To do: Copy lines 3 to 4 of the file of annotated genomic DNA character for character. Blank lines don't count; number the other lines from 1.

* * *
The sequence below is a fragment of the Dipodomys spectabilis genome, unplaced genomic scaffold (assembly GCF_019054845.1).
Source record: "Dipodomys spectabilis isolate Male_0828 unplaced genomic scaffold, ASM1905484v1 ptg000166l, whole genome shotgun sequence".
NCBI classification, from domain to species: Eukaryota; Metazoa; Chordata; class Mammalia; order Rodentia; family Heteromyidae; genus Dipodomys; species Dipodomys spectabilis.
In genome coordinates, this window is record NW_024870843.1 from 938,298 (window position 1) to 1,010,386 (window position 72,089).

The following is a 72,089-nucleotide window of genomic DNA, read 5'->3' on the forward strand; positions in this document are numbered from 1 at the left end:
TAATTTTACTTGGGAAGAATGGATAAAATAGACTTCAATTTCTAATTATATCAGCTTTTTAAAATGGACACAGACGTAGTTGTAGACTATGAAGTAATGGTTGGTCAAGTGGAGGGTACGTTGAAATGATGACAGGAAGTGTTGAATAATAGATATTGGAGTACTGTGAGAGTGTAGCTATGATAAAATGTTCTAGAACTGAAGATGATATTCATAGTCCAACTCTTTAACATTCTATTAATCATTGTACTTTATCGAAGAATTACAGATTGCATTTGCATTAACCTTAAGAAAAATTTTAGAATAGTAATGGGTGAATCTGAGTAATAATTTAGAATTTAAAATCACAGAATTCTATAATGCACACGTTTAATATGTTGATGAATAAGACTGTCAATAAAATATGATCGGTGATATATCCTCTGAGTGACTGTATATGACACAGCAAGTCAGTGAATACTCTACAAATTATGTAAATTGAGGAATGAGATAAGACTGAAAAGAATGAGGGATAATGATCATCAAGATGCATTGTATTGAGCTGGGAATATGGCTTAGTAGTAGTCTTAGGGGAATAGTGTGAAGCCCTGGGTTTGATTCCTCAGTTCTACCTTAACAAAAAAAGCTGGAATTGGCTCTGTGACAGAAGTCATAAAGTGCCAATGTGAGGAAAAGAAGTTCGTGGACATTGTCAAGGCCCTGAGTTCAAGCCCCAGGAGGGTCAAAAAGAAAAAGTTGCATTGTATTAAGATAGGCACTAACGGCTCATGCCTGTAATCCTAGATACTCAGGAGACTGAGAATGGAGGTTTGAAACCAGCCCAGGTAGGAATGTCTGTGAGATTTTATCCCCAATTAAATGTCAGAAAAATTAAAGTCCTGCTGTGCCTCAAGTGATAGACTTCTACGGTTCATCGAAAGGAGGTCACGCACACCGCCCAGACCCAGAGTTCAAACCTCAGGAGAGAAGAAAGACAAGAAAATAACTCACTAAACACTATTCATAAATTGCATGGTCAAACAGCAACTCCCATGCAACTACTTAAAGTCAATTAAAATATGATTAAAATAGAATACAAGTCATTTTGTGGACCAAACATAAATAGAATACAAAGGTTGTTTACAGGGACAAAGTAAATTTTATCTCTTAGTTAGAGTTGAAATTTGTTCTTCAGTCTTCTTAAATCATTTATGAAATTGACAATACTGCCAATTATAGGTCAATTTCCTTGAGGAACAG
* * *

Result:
NCBI classification, from domain to species: Eukaryota; Metazoa; Chordata; class Mammalia; order Rodentia; family Heteromyidae; genus Dipodomys; species Dipodomys spectabilis.
In genome coordinates, this window is record NW_024870843.1 from 938,298 (window position 1) to 1,010,386 (window position 72,089).